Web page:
The apparatus 1 comprises a support 3 shaped to conform to and slide over the surface being tested, in the preferred embodiment, the outer side of a tube 5. The support 3 is a tubular member which is split axially so that it can be fitted over the tube 5 extending between tube support sheets (not shown). The support 3 has hinges 7 and a latch 9 or other means for allowing the support to be fitted over the tube 5. The support 3 also has bearing surfaces 11 and 13, or other means, which contact the tube 5 and allow at least free rotational movement between the support 3 and tube 5.

Cantilevered from the support 3 is a leaf spring or cantilevered member 15 which is disposed within the support 3 and has one end rigidly connected to the support 3. A phonograph needle or other means 17 is affixed to the distal end or free end of the cantilevered member 15, is biased inwardly toward the tube 5 and is so disposed that the needle 17 is biased against the outer surface of the tube 5.

Affixed to the cantilevered member 15 are strain gages 19 and 21 disposed on opposite sides of the cantilevered member 15. In the preferred embodiment, two strain gages 19 and 21 are electrically connected together so the signals add to improve the sensitivity. The strain gages 19 and 21, respectively mount on the top and bottom surface of the cantilevered member 15 and measure elastic strain which is proportional to the deflection of the distal or free end of the cantilevered member 15. The phonograph needle 17 is cemented to the free end of the cantilevered member 15 and follows the surface contour as it traverses the surface. As shown in FIGS. 5, 5A, 5B, and 5C the amplitude of the strain gage signal is proportional to the depth of surface irregularity such as scratches 23 which produce a high amplitude signal as indicated at 5B, other portions of the surface are relatively smooth as indicated at 5A and 5C. The apparatus hereinbefore described is compact and dependable so that it can be utilized inside a steam generator as it is being manufactured.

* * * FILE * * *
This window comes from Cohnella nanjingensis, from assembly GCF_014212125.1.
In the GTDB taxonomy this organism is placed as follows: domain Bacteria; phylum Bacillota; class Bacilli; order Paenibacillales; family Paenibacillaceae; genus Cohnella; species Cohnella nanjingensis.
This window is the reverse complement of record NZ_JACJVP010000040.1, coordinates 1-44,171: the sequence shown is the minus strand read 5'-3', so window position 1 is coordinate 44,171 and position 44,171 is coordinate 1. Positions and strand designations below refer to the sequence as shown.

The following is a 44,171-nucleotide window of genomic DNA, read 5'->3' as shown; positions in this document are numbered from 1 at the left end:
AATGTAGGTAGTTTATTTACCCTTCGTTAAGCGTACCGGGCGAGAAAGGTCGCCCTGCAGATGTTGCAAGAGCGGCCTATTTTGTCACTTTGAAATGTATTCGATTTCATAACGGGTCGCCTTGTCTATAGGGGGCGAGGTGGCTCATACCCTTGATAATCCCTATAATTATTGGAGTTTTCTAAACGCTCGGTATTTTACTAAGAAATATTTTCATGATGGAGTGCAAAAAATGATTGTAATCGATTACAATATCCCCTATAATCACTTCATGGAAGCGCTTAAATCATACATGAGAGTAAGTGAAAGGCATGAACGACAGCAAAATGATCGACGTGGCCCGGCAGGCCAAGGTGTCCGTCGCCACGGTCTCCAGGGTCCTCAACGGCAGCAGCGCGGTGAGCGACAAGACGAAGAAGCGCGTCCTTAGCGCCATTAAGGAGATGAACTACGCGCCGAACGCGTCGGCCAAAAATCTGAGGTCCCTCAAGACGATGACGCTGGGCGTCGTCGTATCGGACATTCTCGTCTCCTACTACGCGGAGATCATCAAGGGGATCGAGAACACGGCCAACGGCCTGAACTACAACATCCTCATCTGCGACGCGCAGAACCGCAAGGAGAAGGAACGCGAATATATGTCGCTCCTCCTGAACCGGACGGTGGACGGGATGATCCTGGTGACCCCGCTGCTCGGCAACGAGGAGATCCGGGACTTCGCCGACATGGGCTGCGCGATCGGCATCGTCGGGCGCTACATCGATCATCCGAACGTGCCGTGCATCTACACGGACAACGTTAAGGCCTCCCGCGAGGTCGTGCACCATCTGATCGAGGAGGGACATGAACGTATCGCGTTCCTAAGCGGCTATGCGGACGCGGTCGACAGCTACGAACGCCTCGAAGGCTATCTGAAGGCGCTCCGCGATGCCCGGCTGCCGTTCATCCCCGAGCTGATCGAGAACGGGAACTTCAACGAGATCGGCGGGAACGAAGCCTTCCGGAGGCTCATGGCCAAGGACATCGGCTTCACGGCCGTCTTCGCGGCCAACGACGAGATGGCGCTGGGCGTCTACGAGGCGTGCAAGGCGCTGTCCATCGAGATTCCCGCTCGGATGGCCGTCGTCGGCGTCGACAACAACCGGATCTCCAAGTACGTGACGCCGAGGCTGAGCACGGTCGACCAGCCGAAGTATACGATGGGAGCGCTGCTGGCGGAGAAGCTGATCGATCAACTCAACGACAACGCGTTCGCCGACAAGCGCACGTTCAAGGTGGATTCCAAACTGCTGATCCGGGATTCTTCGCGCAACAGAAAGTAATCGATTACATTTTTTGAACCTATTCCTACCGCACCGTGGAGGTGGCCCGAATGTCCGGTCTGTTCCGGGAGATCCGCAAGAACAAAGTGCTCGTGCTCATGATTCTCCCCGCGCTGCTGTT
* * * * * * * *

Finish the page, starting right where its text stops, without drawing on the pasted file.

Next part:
Patent Citations
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US2240536 *Jan 31, 1939May 6, 1941Johansson Ab C EApparatus for determining the nature of surfaces
US2396394 *May 26, 1943Mar 12, 1946Shaw HarryApparatus for determining the roughness of surfaces
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Referenced by
Citing PatentFiling datePublication dateApplicantTitle
US4574625 *Apr 12, 1983Mar 11, 1986Federal Products CorporationSurface finish, displacement and contour scanner
US5001841 *Apr 30, 1990Mar 26, 1991Mitsubishi Jukogyo, K.K.Apparatus for inspecting a profile of a rod
US5357787 *Feb 24, 1994Oct 25, 1994Matsushita Electric Industrial Co., Ltd.Cantilever for atomic force microscope and method of manufacturing the same
U.S. Classification73/105, 33/551, 33/DIG.13
International ClassificationG01B7/34, G01B5/28, G01N19/08
Cooperative ClassificationY10S33/13, G01B7/34, G01B5/28
European ClassificationG01B5/28, G01B7/34
Legal Events
Jun 24, 1999ASAssignment
Effective date: 19990322